P(1)-Q(12)-A(12) –O(1) — It seems that by natural reason we cannot
know God in this life. For Boethius says (De Consol. v) that “reason does
not grasp simple form.” But God is a supremely simple form, as was
shown above (Q(3), A(7)). Therefore natural reason cannot attain to know
P(1)-Q(12)-A(12) –O(2) — Further, the soul understands nothing by
natural reason without the use of the imagination. But we cannot have an
imagination of God, Who is incorporeal. Therefore we cannot know God
by natural knowledge.
P(1)-Q(12)-A(12) –O(3) — Further, the knowledge of natural reason
belongs to both good and evil, inasmuch as they have a common nature.
But the knowledge of God belongs only to the good; for Augustine says
(De Trin. i): “The weak eye of the human mind is not fixed on that
excellent light unless purified by the justice of faith.” Therefore God
cannot be known by natural reason.
P(1)-Q(12)-A(12) — On the contrary, It is written (Romans 1:19),
“That which is known of God,” namely, what can be known of God by
natural reason, “is manifest in them.”
I answer that, Our natural knowledge begins from sense. Hence our natural
knowledge can go as far as it can be led by sensible things. But our mind
cannot be led by sense so far as to see the essence of God; because the
sensible effects of God do not equal the power of God as their cause.
Hence from the knowledge of sensible things the whole power of God
cannot be known; nor therefore can His essence be seen. But because they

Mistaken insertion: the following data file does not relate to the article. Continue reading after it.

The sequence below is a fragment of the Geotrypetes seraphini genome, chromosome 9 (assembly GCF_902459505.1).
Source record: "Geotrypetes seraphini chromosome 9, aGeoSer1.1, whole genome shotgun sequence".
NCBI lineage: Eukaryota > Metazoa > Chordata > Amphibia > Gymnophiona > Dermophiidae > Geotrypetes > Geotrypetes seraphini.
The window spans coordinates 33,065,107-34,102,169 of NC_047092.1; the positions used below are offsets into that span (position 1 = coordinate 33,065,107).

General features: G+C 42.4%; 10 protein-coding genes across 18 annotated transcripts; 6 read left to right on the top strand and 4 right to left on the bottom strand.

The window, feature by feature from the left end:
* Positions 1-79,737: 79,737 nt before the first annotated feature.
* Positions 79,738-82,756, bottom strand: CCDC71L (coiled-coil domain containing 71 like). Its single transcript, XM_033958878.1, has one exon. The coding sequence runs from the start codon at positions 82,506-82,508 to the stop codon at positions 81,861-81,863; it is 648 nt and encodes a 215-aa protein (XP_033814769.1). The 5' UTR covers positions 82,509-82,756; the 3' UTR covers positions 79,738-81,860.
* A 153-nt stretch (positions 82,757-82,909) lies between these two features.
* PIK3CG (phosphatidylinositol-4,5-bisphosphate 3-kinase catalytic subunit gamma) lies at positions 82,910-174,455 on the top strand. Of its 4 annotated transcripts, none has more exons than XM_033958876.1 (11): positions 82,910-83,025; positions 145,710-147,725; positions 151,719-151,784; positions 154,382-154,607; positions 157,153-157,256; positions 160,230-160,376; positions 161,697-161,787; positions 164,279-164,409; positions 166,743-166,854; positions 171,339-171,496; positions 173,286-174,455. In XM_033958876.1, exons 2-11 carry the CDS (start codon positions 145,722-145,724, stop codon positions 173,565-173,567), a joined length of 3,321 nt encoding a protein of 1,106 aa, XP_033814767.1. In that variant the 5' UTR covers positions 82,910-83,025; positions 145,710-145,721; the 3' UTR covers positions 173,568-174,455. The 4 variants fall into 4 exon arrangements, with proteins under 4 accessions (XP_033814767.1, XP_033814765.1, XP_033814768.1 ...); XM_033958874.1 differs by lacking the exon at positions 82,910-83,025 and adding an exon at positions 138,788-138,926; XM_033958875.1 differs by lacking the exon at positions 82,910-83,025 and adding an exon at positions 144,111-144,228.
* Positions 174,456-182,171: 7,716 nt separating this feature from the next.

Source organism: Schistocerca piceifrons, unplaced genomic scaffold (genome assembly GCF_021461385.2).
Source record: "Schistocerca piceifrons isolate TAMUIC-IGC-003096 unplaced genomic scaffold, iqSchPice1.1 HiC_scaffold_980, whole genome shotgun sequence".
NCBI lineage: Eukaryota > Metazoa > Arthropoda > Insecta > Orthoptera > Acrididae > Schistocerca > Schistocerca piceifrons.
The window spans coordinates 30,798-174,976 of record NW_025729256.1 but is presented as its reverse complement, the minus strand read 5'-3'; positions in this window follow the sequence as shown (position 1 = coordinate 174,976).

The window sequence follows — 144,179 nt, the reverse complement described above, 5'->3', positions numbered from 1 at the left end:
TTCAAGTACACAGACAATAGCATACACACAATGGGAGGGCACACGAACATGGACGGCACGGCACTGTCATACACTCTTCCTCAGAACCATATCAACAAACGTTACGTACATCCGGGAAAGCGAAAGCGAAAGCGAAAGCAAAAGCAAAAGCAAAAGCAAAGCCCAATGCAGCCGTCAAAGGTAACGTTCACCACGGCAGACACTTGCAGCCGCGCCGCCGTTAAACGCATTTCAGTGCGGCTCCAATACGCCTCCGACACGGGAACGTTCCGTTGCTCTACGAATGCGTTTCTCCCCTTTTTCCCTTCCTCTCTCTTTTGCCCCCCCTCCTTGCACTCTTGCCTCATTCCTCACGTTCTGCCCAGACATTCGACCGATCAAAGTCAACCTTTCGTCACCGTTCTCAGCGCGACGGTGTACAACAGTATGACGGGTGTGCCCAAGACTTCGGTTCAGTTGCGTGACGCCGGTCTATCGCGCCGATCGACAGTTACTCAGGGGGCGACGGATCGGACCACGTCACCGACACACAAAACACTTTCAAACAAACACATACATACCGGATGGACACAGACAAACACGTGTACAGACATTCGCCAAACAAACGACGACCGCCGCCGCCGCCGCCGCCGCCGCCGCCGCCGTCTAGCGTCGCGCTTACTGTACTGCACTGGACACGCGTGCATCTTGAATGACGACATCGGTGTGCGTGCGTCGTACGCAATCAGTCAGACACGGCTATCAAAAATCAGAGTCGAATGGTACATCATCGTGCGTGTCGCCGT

are His effects and depend on their cause, we can be led from them so far
as to know of God “whether He exists,” and to know of Him what must
necessarily belong to Him, as the first cause of all things, exceeding all
things caused by Him.
Hence we know that His relationship with creatures so far as to be the
cause of them all; also that creatures differ from Him, inasmuch as He is
not in any way part of what is caused by Him; and that creatures are not
removed from Him by reason of any defect on His part, but because He
superexceeds them all.
P(1)-Q(12)-A(12) –RO(1) — Reason cannot reach up to simple form, so
as to know “what it is”; but it can know “whether it is.”
P(1)-Q(12)-A(12) –RO(2) — God is known by natural knowledge through
the images of His effects.
P(1)-Q(12)-A(12) –RO(3) — As the knowledge of God’s essence is by
grace, it belongs only to the good; but the knowledge of Him by natural
reason can belong to both good and bad; and hence Augustine says
(Retract. i), retracting what he had said before: “I do not approve what I
said in prayer, ‘God who willest that only the pure should know truth.’